IN asking the Supreme Court to partly freeze a judge's ruling that restrictions on gays in the military are unconstitutional, the Clinton administration is taking an uncommon, but not unprecedented, action.
On Tuesday Solicitor General Drew Days III petitioned Justice Sandra Day O'Connor to issue a temporary stay of an order by Judge Terry Hatter Jr. of the United States district court in Los Angeles. Judge Hatter's decree had barred the Pentagon from implementing its new ``don't ask, don't tell, don't pursue'' policy regarding gays, which the administration worked out with Congress. His ruling came in a lawsuit by Navy Petty Officer Keith Meinhold, who was discharged after he disclosed his homosexuality.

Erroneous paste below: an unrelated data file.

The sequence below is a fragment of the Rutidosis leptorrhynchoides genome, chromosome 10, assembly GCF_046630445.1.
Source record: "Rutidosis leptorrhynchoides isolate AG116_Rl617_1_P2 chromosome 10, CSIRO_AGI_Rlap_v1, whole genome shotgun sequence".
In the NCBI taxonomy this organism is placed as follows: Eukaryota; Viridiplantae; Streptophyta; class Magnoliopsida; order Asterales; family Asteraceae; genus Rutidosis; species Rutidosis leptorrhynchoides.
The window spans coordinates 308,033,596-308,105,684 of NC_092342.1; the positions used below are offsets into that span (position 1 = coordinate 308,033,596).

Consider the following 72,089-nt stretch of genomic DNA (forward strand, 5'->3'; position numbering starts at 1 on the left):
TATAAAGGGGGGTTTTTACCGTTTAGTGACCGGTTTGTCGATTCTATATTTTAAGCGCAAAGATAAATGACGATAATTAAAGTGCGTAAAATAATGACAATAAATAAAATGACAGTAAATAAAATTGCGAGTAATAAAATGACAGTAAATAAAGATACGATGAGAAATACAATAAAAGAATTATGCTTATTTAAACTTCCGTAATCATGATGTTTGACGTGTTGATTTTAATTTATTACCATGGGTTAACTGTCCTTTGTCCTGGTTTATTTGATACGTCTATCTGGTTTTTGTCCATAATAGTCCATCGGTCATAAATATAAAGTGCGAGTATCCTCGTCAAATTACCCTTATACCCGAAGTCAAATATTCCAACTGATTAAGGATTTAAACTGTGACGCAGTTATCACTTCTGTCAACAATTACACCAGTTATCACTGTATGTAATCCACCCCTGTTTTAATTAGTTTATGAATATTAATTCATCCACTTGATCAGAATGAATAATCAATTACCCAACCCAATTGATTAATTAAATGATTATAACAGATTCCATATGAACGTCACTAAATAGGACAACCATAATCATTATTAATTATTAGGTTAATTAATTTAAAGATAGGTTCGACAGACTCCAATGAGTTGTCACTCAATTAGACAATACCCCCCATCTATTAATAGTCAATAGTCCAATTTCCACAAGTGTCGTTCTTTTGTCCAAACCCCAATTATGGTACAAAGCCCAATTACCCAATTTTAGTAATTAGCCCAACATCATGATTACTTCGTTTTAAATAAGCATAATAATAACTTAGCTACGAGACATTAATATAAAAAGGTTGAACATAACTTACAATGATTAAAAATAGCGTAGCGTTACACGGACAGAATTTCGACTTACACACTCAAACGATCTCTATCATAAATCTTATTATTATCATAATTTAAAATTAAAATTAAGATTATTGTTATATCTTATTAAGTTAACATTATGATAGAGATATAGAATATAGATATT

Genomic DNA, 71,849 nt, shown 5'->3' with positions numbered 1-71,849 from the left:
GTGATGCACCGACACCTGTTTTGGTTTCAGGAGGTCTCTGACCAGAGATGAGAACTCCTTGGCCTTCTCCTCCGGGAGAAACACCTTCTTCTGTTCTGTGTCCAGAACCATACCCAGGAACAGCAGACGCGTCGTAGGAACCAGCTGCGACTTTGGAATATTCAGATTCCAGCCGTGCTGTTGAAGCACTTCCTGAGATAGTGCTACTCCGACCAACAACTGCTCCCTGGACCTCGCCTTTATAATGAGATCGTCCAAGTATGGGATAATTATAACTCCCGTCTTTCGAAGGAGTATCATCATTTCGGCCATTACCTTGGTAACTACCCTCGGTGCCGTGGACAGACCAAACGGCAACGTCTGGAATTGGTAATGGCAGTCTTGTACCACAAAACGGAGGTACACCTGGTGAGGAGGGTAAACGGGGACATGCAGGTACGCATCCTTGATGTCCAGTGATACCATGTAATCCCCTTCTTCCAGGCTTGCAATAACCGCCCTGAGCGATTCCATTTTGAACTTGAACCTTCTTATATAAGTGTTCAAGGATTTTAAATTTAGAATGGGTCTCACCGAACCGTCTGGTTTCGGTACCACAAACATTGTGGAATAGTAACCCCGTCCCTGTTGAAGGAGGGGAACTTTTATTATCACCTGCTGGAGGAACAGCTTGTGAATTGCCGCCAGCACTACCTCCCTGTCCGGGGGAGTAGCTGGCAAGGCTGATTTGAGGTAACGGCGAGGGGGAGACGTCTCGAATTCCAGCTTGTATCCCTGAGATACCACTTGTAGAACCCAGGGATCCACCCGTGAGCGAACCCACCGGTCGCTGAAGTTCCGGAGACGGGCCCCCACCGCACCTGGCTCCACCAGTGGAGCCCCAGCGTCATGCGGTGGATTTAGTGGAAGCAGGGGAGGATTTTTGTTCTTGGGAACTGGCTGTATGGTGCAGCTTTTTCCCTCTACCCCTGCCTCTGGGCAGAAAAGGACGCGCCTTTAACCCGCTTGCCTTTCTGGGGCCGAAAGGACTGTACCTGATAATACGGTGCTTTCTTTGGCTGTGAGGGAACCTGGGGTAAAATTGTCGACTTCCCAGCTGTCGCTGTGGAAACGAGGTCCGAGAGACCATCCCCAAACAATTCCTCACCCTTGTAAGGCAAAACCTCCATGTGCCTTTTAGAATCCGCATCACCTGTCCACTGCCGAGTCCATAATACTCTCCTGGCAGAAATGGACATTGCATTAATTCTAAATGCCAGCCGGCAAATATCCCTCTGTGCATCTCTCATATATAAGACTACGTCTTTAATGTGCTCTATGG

The US Court of Appeals for the Ninth Circuit, which includes California, refused Oct. 8. to stay Hatter's order pending its review of the case. So the administration made its request to Justice O'Connor, who oversees the Ninth Circuit. Until appeals are completed, the administration wants to limit Hatter's ruling to Mr. Meinhold's case.
Such an emergency order ``is rarely granted by the Supreme Court, but when it's the government asking, the chances are better,'' says Harvard Law School Prof. Charles Fried, who served as solicitor general in the Reagan administration. ``Given the large implications for the US armed forces, it's likely that the Supreme Court will grant the request,'' says Bruce Fein, a legal columnist in Washington. He recalls that in the 1970s the Supreme Court issued a stay of a judge's order to stop the bombing of Cambodia during the Vietnam War.